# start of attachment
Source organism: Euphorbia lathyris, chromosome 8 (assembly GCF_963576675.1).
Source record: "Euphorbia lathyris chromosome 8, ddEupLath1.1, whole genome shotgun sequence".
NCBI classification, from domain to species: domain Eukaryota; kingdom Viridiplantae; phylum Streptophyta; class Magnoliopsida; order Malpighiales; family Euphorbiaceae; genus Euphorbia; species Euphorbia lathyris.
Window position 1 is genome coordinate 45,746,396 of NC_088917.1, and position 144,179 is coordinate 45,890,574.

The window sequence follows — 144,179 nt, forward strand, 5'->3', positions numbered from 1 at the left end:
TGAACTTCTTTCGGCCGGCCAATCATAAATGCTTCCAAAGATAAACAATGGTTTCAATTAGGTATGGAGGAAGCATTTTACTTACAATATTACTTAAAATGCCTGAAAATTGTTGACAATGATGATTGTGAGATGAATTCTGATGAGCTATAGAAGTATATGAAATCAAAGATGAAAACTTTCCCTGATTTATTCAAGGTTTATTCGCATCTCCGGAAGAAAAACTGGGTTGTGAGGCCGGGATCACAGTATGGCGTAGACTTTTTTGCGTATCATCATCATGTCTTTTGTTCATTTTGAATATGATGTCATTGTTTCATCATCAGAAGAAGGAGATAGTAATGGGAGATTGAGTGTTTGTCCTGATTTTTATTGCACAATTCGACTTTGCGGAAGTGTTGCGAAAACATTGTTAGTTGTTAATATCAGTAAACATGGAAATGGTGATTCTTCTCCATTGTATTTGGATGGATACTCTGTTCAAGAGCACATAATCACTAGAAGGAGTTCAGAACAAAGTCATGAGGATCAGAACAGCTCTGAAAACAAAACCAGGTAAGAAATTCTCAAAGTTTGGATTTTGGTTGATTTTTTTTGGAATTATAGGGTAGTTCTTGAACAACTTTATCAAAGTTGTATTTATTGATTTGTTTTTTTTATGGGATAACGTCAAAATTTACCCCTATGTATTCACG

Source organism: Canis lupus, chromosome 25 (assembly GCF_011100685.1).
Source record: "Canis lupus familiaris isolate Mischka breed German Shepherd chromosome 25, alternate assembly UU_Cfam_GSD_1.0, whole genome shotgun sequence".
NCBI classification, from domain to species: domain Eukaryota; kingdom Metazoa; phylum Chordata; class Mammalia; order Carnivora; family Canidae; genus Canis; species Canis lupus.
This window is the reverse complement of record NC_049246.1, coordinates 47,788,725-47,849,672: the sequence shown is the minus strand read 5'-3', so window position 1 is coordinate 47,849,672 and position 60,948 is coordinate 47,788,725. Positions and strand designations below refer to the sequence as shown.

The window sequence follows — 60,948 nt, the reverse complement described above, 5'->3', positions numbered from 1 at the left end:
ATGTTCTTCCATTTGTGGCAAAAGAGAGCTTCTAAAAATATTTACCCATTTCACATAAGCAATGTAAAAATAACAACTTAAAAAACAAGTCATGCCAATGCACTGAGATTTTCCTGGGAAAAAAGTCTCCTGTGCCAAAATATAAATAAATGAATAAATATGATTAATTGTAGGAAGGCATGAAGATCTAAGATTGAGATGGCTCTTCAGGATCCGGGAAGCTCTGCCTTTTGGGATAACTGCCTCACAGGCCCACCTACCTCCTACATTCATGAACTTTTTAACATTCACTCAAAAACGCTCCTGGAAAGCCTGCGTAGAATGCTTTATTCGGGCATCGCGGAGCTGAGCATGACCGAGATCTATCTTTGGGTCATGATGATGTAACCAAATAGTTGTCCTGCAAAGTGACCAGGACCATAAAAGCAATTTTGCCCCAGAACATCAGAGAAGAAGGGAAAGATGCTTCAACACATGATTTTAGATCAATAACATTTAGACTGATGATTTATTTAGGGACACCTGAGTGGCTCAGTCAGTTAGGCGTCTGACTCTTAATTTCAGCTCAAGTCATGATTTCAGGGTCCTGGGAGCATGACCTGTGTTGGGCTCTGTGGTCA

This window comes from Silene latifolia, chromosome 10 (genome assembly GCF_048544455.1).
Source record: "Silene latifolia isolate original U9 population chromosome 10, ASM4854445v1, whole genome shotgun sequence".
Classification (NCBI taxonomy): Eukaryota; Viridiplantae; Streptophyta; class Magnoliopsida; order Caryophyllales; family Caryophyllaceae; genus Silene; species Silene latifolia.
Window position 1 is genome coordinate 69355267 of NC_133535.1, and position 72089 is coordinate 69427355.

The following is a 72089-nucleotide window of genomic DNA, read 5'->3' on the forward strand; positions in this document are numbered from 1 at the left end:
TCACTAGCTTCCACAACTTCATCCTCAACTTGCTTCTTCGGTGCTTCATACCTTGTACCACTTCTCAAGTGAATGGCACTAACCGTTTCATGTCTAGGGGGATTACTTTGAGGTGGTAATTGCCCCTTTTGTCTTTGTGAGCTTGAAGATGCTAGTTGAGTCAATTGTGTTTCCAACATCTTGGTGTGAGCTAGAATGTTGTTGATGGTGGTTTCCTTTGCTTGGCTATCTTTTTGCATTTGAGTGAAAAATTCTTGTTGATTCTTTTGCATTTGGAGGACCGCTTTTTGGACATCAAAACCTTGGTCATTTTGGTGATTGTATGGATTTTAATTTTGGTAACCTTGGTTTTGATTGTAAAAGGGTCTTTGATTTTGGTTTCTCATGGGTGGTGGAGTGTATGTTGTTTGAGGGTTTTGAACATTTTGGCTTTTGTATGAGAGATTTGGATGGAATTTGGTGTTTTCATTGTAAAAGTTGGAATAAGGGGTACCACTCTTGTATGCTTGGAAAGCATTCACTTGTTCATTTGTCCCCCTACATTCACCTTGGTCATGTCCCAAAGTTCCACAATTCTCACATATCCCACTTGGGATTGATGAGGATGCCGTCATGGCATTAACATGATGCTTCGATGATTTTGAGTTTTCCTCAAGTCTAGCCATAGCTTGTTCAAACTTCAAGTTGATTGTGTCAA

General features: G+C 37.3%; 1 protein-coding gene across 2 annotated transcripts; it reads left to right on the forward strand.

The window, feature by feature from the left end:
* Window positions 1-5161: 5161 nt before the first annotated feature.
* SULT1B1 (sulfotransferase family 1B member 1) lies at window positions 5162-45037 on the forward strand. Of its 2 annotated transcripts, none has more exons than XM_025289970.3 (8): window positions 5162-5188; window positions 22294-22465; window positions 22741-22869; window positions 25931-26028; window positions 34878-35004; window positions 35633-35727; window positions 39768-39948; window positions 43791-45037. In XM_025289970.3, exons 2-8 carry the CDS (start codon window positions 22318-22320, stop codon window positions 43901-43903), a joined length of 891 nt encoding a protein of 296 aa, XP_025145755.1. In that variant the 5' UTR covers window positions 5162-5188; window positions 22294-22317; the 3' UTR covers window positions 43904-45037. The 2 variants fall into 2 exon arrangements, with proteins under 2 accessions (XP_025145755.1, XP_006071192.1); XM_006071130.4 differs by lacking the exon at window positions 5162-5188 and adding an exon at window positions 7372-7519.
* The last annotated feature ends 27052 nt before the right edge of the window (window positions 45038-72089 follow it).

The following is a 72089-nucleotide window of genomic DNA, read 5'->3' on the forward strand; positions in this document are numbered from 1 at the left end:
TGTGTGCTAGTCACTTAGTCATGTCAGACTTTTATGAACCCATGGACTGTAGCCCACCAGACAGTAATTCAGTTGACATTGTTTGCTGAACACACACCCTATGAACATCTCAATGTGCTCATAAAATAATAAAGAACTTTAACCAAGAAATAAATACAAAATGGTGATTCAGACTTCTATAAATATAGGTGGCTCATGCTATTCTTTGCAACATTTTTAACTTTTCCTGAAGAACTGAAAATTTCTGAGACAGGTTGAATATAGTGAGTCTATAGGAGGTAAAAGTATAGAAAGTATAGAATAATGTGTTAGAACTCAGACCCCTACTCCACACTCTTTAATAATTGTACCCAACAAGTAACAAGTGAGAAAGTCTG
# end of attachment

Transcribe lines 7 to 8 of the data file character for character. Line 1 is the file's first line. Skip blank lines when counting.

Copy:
Source organism: Canis lupus, chromosome 25 (assembly GCF_011100685.1).
Source record: "Canis lupus familiaris isolate Mischka breed German Shepherd chromosome 25, alternate assembly UU_Cfam_GSD_1.0, whole genome shotgun sequence".